CrossFit is safe, it’s fun and most importantly, CrossFit gets the results clients and gyms try so hard to seek out elsewhere. In a similar ilk to those that don’t like it, I can’t say with certainty that you will. What I can say with clarity is you can’t say one way or the other without having tried it for yourself. It’s like me saying, ‘Hey, do you like tuna? You don’t, well when was the last time you tried it? Oh, you haven’t’. It only stands to reason that maybe you should give it a go first. Here’s a few simple reasons why.


Ultimately, CrossFit is a strength and conditioning programme. It aims to improve on all areas of fitness. When we think of fitness, we tend to have certain pictures flash across our mind. This might be the marathon runner, or it might be the hunky looking body builder you saw on the cable machine last night. It might be the hundreds of people we see competing in our favourite sports at the Olympic Games or it could even be the strongman pressing an 150kg log over his head. Each of these athletes most certainly has an area of sport and fitness that they are dominant in, but let’s consider a few things here…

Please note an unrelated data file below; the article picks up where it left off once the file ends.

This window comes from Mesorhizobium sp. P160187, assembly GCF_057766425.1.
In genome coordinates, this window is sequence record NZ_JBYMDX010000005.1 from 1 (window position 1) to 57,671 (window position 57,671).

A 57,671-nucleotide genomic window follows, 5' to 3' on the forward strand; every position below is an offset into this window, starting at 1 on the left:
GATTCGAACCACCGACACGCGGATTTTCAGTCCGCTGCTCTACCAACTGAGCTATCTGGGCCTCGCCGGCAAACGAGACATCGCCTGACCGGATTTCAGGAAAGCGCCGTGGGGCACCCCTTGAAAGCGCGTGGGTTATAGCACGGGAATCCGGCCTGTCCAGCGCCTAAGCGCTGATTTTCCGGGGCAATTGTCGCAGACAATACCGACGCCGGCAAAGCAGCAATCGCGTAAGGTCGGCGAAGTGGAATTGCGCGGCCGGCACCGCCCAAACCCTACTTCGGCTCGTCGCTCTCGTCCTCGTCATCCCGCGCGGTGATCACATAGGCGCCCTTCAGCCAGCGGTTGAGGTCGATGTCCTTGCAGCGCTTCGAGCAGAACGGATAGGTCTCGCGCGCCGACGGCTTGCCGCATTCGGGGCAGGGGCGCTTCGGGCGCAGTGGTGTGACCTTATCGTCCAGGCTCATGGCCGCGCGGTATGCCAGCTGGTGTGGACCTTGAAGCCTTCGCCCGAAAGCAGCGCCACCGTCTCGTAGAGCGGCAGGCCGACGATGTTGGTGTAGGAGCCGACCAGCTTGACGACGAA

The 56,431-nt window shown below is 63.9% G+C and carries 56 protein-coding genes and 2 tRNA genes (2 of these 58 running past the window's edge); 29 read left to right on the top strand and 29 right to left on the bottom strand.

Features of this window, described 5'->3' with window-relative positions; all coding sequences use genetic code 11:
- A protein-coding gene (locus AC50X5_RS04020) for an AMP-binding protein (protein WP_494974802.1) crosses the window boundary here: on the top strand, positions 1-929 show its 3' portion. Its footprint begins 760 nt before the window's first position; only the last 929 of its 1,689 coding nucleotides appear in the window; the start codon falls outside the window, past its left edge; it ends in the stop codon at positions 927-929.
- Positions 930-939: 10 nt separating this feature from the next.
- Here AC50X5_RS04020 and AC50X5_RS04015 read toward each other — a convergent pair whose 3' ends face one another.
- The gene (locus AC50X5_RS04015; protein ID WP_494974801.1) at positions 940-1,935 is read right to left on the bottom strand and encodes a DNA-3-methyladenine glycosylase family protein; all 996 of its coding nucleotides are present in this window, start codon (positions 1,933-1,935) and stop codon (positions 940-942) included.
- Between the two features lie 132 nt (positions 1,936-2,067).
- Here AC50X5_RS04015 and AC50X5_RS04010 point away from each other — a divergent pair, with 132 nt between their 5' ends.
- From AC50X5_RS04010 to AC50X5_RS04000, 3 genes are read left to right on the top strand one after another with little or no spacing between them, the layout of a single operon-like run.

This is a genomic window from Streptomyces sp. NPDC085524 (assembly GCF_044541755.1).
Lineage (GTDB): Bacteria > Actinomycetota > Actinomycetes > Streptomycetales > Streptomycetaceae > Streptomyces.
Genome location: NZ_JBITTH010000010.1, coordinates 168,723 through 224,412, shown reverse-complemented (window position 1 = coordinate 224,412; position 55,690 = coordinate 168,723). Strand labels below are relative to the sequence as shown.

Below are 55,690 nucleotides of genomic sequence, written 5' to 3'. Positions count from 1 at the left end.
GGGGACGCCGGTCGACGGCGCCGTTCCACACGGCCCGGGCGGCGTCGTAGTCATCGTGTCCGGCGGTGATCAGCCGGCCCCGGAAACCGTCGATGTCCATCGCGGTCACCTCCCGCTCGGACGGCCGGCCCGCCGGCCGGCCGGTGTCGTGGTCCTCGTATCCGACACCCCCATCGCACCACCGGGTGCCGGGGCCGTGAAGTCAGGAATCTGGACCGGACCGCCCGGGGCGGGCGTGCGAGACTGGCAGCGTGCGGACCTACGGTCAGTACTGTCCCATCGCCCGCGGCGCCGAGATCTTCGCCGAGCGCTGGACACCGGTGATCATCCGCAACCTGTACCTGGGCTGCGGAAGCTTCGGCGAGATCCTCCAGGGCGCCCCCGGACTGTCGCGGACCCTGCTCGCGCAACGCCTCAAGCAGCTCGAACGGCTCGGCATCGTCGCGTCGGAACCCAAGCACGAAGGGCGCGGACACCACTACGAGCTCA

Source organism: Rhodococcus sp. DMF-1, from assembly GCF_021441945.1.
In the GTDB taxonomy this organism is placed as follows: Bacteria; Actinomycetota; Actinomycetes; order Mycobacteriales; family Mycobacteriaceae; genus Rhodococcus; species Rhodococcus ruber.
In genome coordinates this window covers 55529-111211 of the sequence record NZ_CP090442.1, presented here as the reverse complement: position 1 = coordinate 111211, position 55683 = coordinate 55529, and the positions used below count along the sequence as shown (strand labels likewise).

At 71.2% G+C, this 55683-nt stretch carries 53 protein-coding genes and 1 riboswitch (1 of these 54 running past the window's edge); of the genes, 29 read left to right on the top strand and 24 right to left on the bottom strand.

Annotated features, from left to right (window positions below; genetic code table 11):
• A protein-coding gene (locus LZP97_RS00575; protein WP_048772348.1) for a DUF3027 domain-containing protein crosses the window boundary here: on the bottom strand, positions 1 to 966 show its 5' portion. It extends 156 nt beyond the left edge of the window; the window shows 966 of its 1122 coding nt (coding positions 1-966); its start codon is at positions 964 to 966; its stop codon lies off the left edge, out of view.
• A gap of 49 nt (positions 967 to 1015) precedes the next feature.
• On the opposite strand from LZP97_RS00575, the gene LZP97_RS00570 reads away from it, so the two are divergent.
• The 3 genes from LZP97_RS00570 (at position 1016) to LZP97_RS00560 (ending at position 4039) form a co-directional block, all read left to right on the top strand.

Firstly, these athletes tend to practice one disciple and put all their effort into it. If the strongman want’s to deadlift 300kg, why on earth is he going to spend his time trying to get a sub 20 minute 5km run. Perhaps they might look at other areas of fitness too if their sport or coach advises them to in the aim of enhancing their performance, but otherwise they aim to master their craft. Their ‘fitness’ ends there, as impressive as it may be. I’m not saying this is a bad thing by any stretch. To reiterate, as a coach, I have huge respect for all athletes and sport who have specific training goals and needs. What I’m driving at here is this. Take the marathon runner and the strongman for example. The former can run a few dozen miles in a decent time without taxing their body too greatly but might struggle to lift a barbell over their head with any significant weight on it. The latter might be able to lift the heaviest atlas stone in the gym but would probably be out of breath taking a short 1km jog to the local corner shop for a loaf of bread. There is clearly an imbalance of fitness here. Remember, fitness should cover all bases, not just aerobic activity and strength. It also covers stamina, flexibility, power, speed, coordination, agility, balance and accuracy. These are habitually areas of fitness that get neglected by regular gym goers.